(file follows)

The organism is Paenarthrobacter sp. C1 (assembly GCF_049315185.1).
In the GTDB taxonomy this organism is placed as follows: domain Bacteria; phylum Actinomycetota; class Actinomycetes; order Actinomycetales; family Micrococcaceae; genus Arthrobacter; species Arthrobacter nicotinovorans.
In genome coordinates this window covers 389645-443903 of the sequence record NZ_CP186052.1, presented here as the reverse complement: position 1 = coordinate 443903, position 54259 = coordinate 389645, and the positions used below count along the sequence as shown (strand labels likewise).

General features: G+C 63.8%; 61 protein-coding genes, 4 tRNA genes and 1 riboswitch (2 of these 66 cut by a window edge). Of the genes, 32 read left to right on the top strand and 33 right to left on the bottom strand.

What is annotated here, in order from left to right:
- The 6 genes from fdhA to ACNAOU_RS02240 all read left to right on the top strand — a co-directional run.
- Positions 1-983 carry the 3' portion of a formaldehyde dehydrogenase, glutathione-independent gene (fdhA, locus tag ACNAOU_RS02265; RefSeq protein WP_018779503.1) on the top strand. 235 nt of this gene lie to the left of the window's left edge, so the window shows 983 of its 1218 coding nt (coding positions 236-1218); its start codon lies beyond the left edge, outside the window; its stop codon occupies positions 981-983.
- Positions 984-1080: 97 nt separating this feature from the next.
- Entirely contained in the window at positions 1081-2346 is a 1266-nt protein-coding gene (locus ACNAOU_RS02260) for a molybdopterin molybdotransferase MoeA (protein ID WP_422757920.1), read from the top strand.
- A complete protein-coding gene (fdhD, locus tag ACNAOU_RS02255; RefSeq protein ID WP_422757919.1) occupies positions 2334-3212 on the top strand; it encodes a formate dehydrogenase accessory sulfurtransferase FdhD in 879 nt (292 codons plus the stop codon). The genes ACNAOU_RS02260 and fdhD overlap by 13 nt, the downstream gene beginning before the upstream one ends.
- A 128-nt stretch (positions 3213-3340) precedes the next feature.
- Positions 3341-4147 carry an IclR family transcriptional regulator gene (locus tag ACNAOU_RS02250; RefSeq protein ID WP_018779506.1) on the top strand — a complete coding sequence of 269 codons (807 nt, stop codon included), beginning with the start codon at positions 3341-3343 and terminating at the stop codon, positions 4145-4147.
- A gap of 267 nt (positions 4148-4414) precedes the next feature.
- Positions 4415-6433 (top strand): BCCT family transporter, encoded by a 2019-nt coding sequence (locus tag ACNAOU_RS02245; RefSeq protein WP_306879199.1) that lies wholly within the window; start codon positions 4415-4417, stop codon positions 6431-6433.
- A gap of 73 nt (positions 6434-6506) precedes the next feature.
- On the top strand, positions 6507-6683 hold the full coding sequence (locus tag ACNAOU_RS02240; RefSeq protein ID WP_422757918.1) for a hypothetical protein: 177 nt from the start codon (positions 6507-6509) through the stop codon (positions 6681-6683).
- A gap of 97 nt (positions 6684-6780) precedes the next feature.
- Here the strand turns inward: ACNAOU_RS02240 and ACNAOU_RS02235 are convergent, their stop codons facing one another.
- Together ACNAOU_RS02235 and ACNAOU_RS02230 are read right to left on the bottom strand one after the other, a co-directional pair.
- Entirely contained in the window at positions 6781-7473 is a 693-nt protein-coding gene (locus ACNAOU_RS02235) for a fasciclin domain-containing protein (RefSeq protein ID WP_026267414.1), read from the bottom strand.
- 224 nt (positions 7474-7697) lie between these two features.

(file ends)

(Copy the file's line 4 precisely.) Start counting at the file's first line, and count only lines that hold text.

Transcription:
General features: G+C 63.8%; 61 protein-coding genes, 4 tRNA genes and 1 riboswitch (2 of these 66 cut by a window edge). Of the genes, 32 read left to right on the top strand and 33 right to left on the bottom strand.